How Are We Doing on Our Goals?

As we enter the last month of the year, we are faced with the goals we met and those we didn’t. (If we are achieving 100% of our goals, we are not stretching ourselves or our team.) Now, if we have been stretching, how do we lead through the goals not met?

For a set of overall goals for the year, each person should have four to five to keep focused on. Their daily work should line up behind those goals. To be sure that we are stretching, we should have an expectation that only three or four of those goals would be fully achieved. However, the other one or two should have substantial headway. If these goals are continued from the previous time frame, they still should show some obvious growth.

The point of setting up goals in this way is to cause you and your team to grow in your effectiveness and contribution to the organization. You set goals to stretch out of your comfort zones. You want to be challenged to try new approaches and methods to achieve even greater results. These objectives are important to keep in context when reviewing the accomplishments for the year.

With achieved goals, you want to review with the team member the following:
• What did you do differently or new to achieve this goal?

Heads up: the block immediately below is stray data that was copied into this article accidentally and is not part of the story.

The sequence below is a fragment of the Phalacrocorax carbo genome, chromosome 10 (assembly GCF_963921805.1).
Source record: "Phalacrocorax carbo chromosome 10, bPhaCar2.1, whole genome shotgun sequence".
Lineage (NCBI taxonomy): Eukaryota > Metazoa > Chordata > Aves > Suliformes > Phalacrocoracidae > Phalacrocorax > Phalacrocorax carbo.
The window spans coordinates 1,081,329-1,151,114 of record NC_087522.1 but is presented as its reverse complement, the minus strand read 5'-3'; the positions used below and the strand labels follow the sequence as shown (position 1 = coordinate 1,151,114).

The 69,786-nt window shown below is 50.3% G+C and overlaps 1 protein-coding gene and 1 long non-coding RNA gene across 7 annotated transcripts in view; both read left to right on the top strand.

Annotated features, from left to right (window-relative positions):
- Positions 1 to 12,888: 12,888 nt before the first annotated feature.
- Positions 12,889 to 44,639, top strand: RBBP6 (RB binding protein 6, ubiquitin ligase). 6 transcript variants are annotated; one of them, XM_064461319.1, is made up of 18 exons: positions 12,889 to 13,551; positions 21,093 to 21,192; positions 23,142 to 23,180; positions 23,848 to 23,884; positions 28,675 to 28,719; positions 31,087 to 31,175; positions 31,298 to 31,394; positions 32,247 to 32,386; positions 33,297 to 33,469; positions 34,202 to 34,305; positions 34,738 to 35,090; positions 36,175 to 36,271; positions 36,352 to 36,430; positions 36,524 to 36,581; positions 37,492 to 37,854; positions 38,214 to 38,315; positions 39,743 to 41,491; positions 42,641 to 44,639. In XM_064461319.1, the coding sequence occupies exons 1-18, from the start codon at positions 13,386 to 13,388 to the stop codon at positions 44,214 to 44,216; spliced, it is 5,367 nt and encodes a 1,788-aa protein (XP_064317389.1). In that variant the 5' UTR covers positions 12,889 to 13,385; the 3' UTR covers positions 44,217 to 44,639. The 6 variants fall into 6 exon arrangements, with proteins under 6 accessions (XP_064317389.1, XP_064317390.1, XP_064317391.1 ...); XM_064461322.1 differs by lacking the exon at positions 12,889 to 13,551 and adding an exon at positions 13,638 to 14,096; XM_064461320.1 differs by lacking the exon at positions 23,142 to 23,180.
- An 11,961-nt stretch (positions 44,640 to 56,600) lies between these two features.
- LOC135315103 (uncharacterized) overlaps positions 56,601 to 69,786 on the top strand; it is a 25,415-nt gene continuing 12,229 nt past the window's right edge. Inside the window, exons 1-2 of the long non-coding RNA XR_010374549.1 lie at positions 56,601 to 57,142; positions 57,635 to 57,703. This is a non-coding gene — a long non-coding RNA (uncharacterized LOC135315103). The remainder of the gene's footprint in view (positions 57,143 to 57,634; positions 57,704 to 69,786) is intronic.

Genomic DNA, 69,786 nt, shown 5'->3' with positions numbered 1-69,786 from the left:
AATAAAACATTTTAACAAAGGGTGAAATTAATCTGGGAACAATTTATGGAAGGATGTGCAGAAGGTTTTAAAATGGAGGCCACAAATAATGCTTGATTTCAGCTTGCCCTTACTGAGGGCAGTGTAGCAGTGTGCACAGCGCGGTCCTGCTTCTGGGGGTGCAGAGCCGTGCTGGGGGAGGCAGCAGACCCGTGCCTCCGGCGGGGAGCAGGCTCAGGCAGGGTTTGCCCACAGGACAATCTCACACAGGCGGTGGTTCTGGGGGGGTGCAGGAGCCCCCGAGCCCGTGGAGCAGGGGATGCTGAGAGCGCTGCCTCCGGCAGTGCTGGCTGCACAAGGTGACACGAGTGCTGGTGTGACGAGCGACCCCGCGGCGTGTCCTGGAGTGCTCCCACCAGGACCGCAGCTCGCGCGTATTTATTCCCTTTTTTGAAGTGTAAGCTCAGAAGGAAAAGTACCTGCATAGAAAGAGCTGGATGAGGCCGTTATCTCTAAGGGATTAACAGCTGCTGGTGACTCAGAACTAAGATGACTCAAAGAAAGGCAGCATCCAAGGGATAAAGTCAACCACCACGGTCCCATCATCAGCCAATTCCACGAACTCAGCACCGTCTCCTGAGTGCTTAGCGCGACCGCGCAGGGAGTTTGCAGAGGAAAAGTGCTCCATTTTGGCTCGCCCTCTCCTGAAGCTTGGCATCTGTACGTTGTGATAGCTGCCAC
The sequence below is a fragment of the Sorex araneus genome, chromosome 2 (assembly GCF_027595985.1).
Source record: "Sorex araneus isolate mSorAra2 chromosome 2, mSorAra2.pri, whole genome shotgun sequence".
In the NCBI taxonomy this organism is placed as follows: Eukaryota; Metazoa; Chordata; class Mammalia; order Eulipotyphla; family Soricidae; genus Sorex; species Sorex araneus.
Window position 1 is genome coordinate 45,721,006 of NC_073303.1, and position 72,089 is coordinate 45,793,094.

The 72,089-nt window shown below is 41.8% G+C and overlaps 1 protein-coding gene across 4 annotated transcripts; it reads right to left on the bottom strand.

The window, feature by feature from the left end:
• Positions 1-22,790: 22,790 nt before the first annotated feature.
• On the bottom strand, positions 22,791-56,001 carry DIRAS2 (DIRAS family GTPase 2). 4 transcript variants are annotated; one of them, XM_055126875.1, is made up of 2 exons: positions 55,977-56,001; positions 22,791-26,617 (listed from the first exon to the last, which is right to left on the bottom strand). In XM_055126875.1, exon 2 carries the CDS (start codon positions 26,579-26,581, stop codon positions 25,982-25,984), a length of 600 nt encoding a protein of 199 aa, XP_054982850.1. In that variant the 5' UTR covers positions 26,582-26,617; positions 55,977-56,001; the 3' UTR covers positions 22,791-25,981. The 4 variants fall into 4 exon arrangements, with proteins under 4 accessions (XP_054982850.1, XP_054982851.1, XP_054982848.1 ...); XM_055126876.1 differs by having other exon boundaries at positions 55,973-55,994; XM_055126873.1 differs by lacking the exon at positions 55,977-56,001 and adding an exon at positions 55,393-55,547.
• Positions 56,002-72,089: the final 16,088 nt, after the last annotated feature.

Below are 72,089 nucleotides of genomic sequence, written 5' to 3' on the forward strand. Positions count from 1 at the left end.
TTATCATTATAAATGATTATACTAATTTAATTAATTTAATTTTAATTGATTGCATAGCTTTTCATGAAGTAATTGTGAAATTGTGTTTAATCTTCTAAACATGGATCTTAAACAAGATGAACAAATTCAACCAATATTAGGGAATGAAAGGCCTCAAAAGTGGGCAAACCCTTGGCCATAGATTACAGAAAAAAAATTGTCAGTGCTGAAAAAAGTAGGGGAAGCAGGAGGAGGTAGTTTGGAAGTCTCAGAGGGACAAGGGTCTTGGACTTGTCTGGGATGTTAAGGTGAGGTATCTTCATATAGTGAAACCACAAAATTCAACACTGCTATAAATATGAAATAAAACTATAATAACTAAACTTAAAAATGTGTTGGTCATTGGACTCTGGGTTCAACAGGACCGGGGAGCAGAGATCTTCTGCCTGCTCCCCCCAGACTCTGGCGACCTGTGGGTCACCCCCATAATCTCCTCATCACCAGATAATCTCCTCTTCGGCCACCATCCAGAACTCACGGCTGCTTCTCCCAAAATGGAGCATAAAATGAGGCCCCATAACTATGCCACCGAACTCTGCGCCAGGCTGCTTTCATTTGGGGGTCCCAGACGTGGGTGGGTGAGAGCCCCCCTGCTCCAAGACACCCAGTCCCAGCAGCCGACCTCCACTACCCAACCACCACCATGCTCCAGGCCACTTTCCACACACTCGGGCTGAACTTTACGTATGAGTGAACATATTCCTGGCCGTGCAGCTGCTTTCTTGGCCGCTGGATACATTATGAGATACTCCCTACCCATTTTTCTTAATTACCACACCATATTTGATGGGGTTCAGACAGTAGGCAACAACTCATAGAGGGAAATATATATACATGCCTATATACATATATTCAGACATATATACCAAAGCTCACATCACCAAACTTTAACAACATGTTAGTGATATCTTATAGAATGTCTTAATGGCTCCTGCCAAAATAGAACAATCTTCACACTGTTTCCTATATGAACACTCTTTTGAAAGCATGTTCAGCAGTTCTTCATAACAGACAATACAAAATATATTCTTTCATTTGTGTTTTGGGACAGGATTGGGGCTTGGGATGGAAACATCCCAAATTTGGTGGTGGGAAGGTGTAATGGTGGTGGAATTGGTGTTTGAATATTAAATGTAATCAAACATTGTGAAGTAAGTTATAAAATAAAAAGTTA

• What worked well around this goal?
• What would you do different next time?
• How have you grown as a result of pursuing this goal?
The point of this review is to take the time to celebrate the success, as well as the reason for the success. This is essential to create a strong sense of efficacy that can be used to create grit/resilience to setbacks in the future. Adding what to do “next time” reinforces the idea that we are always growing, regardless of whether or not we reach the end goal.

With the goals that have not been fully achieved, but show substantial progress, you want to review the following with the team member:
• What did you do differently or new to achieve this goal?
• What worked well around this goal?
• What would you do different next time?
• How have you grown as a result of pursuing this goal?
Yes, it’s the same list. The after-action review is the same for achieved and not achieved goals, as we can learn from both cases. The key is to create the cause-and-effect between action and outcomes. The idea of “next time” is critical to replace the endless list of “should haves” which do not translate into learning – just self-doubt.

So, use your goal review sessions to Energize Action for next year, while you stretch yourself and your team to higher and higher levels of effectiveness and performance.